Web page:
A search for original articles published between 2010 and 2014 and focusing on systemic inflammation was performed in MEDLINE and PubMed. The search terms used were “neurodegenerative disease”, “Alzheimer's disease”, “inflammation” and “systemic”, alone and in combination. All articles identified were English-language, full-text papers. We also searched the reference lists of identified articles for further relevant papers.
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The authors' research work is supported by grants from Alzheimer's Society and Alzheimer's Research Trust UK (V.H.P. and C.H.), and by funding from the Medical Research Council and Wellcome Trust (V.H.P.).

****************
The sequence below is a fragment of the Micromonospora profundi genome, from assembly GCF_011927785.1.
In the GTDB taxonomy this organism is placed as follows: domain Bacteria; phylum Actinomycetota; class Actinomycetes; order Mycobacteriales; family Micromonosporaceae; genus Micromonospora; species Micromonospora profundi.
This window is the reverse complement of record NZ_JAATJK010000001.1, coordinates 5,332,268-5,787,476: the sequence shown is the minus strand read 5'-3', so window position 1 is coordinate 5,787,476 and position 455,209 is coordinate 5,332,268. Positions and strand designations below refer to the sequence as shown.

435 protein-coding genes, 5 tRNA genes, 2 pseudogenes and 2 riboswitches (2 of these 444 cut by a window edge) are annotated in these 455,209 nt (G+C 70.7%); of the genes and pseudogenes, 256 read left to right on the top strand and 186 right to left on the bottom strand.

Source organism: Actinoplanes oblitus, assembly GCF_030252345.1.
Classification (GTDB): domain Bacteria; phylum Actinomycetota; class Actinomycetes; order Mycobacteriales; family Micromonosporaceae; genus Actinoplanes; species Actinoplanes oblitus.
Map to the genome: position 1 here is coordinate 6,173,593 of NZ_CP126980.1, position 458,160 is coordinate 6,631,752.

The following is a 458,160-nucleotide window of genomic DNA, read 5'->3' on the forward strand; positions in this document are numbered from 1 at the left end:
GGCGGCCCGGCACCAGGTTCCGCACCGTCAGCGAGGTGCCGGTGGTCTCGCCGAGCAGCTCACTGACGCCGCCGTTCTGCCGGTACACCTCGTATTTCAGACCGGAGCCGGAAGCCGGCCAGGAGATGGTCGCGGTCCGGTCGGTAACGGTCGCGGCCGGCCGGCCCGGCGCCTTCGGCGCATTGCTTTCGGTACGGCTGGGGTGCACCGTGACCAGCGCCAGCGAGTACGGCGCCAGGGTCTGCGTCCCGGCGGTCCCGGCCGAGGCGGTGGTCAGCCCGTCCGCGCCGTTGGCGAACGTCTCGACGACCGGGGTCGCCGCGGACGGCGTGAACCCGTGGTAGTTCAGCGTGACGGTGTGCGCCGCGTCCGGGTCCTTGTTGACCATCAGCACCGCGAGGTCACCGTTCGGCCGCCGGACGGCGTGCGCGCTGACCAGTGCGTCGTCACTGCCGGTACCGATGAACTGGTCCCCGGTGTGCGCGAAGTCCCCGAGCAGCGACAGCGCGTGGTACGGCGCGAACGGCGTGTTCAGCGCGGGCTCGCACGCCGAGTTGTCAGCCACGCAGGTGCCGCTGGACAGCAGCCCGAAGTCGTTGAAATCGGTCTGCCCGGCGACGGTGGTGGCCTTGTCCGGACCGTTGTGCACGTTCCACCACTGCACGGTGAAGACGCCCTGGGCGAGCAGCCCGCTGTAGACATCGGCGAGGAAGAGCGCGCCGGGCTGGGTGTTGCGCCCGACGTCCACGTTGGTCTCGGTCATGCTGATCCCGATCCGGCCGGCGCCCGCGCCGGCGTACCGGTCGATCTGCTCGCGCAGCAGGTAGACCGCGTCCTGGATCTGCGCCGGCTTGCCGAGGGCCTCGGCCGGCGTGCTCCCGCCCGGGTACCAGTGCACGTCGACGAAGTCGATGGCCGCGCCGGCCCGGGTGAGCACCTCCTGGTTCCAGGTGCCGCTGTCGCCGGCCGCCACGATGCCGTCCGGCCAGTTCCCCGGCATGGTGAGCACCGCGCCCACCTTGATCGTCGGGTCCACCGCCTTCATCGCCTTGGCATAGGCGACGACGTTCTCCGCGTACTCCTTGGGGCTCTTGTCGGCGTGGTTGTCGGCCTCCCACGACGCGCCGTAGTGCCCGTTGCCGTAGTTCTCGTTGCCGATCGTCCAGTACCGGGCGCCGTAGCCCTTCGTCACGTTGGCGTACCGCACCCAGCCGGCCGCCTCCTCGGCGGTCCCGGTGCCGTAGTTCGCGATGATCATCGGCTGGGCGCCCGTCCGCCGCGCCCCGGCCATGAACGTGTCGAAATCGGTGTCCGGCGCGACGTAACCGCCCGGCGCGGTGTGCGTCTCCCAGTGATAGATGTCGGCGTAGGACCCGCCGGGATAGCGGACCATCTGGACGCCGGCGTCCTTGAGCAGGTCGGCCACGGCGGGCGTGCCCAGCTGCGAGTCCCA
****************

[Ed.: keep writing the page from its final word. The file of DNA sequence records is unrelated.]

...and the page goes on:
V.H.P. and C.H. have received an independent investigator grant from Pfizer to determine the safety and tolerability of etanercept in patients with Alzheimer disease.
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Perry, V., Holmes, C. Microglial priming in neurodegenerative disease. Nat Rev Neurol 10, 217–224 (2014). https://doi.org/10.1038/nrneurol.2014.38